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Hampton’s Coptic Orthodox Church shares its history through food, art


Hampton's Coptic Orthodox Church shares its history through food, art

Joys Miller stood in front of the altar at St. George Coptic Orthodox Church in Hampton and used the images painted on the walls to tell the story of Egypt’s Christian Orthodox church.

The orthodox Christian church, all over the world, uses the same calendar, she tells a small group seated in the pews. That means their holidays, feasts and other traditions all happen around the same time.

On this day, St. George is celebrating Global Coptic Day a few days early with their annual festival.

“This festival coincides with the Holy Family's entry into Egypt on June 1,” Miller said. 

“We are trying to bring light to what the Holy Family did in Egypt, how long they were there and just educate the community on that part of history.”

St. George is open to anyone for services all year round, but for its festival, they set up a bounce house alongside basketball courts for children and booths selling art, books, tapestries and other goods from Egypt.

And the main draw for visitors and church members is the food tent.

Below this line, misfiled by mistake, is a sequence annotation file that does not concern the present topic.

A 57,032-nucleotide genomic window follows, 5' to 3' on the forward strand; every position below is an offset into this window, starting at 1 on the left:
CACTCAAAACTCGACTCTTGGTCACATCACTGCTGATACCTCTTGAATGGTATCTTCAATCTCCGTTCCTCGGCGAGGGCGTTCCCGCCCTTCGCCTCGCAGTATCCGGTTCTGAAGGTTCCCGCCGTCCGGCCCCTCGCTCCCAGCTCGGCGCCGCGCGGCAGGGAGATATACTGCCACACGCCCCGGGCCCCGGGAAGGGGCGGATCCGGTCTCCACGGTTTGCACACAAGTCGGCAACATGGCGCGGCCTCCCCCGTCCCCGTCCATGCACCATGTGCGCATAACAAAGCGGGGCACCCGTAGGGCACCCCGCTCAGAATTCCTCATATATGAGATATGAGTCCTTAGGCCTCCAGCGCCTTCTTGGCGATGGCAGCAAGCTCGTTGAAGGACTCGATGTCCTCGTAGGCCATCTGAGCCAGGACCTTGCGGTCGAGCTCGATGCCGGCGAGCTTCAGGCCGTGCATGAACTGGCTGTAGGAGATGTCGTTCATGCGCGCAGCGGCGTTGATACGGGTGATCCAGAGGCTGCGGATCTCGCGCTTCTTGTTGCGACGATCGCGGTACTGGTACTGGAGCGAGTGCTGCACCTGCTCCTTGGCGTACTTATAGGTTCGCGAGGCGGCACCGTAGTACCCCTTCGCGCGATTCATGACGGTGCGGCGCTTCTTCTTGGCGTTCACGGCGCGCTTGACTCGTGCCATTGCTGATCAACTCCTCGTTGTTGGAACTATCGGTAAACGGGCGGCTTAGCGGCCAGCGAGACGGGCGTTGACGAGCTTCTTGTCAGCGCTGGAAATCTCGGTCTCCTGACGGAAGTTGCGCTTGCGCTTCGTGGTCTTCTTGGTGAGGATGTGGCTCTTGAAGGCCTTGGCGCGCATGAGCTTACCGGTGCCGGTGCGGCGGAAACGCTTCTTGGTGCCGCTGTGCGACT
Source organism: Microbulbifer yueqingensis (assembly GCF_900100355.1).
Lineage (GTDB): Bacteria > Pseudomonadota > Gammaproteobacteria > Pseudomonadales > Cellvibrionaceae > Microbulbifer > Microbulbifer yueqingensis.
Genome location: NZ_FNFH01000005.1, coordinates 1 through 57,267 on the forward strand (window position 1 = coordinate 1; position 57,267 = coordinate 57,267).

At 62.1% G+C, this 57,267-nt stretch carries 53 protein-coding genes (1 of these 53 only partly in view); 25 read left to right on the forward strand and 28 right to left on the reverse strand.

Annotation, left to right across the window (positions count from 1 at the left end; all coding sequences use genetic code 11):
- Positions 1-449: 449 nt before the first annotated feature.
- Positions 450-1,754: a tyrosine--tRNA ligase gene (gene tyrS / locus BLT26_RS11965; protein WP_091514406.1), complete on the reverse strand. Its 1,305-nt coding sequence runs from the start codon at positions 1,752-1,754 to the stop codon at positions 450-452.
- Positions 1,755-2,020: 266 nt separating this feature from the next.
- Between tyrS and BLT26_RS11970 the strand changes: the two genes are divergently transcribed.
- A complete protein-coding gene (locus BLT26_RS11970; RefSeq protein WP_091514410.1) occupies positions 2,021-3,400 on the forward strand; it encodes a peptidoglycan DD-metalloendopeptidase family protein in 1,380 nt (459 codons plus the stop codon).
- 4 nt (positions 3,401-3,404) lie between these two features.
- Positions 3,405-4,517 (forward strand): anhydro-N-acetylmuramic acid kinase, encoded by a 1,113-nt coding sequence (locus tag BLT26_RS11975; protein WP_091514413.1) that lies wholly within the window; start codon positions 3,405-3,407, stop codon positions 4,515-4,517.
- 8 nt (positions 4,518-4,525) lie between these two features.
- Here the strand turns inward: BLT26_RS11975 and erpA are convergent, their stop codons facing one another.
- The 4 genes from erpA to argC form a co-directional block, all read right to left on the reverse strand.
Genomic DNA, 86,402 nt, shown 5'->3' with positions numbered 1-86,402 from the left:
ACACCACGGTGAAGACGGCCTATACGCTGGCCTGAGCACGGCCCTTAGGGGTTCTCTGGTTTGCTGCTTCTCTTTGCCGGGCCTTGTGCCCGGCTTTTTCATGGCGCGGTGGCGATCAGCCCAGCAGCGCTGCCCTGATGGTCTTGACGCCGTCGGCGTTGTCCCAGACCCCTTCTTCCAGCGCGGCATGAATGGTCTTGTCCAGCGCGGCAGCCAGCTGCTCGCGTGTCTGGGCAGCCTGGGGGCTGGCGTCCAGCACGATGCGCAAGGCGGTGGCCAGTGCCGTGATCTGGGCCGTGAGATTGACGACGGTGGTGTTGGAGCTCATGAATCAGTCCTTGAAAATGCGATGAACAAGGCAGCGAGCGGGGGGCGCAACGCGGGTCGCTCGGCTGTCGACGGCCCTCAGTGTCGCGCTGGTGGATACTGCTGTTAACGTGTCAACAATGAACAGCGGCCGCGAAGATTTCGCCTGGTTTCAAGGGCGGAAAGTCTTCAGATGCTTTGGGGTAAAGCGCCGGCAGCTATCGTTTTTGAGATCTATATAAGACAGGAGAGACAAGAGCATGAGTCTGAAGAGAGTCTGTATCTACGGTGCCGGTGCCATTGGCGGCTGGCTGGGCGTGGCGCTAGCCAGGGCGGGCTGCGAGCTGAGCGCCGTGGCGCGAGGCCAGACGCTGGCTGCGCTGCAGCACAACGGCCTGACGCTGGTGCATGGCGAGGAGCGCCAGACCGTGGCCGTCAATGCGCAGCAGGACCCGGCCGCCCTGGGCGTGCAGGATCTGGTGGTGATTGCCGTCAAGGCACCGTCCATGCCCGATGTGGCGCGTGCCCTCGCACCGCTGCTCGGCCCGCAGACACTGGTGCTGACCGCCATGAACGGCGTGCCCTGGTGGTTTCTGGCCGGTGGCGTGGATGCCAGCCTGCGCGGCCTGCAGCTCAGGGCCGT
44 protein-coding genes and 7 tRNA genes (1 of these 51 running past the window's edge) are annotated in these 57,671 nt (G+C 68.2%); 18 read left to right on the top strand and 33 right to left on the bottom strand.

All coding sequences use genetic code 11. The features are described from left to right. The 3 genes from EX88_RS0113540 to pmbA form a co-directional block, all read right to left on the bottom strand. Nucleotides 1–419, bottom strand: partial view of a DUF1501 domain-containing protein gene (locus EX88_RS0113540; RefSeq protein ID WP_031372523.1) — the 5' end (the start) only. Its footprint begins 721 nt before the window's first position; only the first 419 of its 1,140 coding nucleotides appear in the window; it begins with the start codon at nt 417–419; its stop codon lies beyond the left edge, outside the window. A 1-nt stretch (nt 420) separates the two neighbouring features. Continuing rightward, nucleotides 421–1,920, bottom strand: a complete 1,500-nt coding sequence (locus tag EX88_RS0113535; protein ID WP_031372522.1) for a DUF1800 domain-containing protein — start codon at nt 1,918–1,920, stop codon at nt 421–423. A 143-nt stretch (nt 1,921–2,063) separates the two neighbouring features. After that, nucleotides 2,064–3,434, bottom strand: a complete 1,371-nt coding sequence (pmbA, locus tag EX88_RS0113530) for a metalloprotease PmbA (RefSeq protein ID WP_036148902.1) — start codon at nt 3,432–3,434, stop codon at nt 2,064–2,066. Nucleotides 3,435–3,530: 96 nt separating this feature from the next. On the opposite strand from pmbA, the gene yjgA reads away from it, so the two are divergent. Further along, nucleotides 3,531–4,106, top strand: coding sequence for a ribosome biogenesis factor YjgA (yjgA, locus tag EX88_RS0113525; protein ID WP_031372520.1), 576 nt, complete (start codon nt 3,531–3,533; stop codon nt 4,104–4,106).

The Coptic Orthodox church shares history and some culture with the Greek Orthodox church, so some of their foods are similar.

St. George volunteers served grilled kebabs, stuffed grape leaves, shepherd’s pie and a crowd favorite, macarona bechamel. 

Marina Guerges, a church member, said the layered pasta dish is a classic.

“You have the top layer, which is your famous bechamel sauce, like a really thick, creamy sauce,” she said. “And then you go into your pasta and you go into your ground beef and then more béchamel and pasta. As soon as you put your fork in it, you have all the flavors in one.”

There aren’t many Coptic churches in Hampton Roads and St. George estimates they’re the biggest, with 150 families who are part of the church.

The church started in Egypt and its institutional seats are still in Cairo, but at this point, anyone can join the church.

“Christianity is worldwide and you go to other Orthodox churches and you’ll still feel the same Orthodox values,” Guerges said. “But the Coptic Church, that’s all Egyptian … so you kind of have a little bit of Egypt in your life at all times.”

Guerges moved to the United States from Egypt when she was 3 years old. She came to Hampton Roads about seven years ago and found St. George through a Google search.

Now she does a little bit of everything around the church, including helping with various youth groups in the church. 

Proceeds from the festival will go toward those kinds of programs, which include things like Coptic language classes for members. Many of the Coptic Orthodox Church’s texts are still in the language, which is an Egyptian dialect.

Mechelle is News Director at WHRO. She helped launch the newsroom as a reporter in 2020. She's worked in newspapers and nonprofit news in her career. Mechelle lives in Virginia Beach, where she grew up.

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